The behavior of an expression of the form ‘‘E1 =op E2’’ may be inferred by taking it as equivalent to ‘‘E1 = E1 op E2’’; however, E1 is evaluated only once. Moreover, expressions like ‘‘i =+ p’’ in which a pointer is added to an integer, are forbidden.

AFAICR, that was not supported in the first C compilers I used (1983 — I'm ancient, but not quite that ancient); only the modern += notations were allowed. In other words, I don't think the C described by that reference manual was fully current when the product was released. (I've not checked my 1st Edition of K&R — does anyone have one on hand to check?) You can find the UNIX 7th Edition manuals online at

share|improve this answer
Thank you for your detailed explanation. Indeed, assigning a separate name space for each struct has its advantages. Probably it's better this way. – mghis Apr 19 '13 at 17:30

By giving the structure a type name and adjusting your macro slightly you can achieve the same effect in your code:

typedef struct { int integ; } PTR_t;
#define PTR ((PTR_t*)0xAA000)
share|improve this answer

I'd like to know if it is possible to remove this restraint in the GNU C compiler.

I'm reasonably sure the answer is no -- that is, unless you rewrite gcc to support the older version of the language.

The gcc manual documents the -traditional command-line option:

'-traditional' '-traditional-cpp'

Formerly, these options caused GCC to attempt to emulate a pre-standard C compiler. They are now only supported with the `-E' switch. The preprocessor continues to support a pre-standard mode. See the GNU CPP manual for details.

This implies that modern gcc (the quote is from the 4.8.0 manual) no longer supports pre-ANSI C.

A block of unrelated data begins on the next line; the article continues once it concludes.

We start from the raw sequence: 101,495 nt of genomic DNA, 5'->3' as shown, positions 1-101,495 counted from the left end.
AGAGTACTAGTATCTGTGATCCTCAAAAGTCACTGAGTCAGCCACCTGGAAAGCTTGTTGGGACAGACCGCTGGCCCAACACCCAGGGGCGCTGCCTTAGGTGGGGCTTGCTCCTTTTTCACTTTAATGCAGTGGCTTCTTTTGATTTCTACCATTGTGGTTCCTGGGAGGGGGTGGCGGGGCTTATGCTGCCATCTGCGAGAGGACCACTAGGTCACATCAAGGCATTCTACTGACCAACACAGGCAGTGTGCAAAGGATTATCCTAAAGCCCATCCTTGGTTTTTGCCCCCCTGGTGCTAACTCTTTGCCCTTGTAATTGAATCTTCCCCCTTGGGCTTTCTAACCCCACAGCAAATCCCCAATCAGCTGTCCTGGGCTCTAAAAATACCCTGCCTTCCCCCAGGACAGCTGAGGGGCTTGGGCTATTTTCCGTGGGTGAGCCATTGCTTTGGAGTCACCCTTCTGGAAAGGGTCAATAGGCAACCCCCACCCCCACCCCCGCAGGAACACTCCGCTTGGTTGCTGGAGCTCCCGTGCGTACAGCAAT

The particular feature you're referring to isn't just pre-ANSI, it's very pre-ANSI. The ANSI standard was published in 1989. The first edition of K&R was published in 1978, and as I recall the language it described didn't support the feature you're looking for. The initial release of gcc was in 1987, so it's very likely that no version of gcc has ever supported that feature.

Furthermore, enabling such a feature would break existing code which may depend on the ability to use the same member name in different structures. (Traces of the old rules survive in the standard C library, where for example the members of type struct tm all have names starting with tm_; in modern C that would not be necessary.)

You might be able to find sources for an ancient C compiler that works the way you want. The late Dennis Ritchie's home page would be a good starting point for that. It's not at all obvious that you'd be able to get such a compiler working on any modern system without a great deal of work. And the result would be a compiler that doesn't support a number of newer features of C that you might find useful, such as the long, signed, and unsigned keywords, the ability to pass structures by value, function prototypes, and diagnostics for attempts to mix pointers and integers.

C is better now than it was then. There are a few dangerous things that are slightly more difficult than they were, but I'm not aware that any actual expressive power has been lost.

share|improve this answer

Your Answer


By posting your answer, you agree to the privacy policy and terms of service.

Not the answer you're looking for? Browse other questions tagged or ask your own question.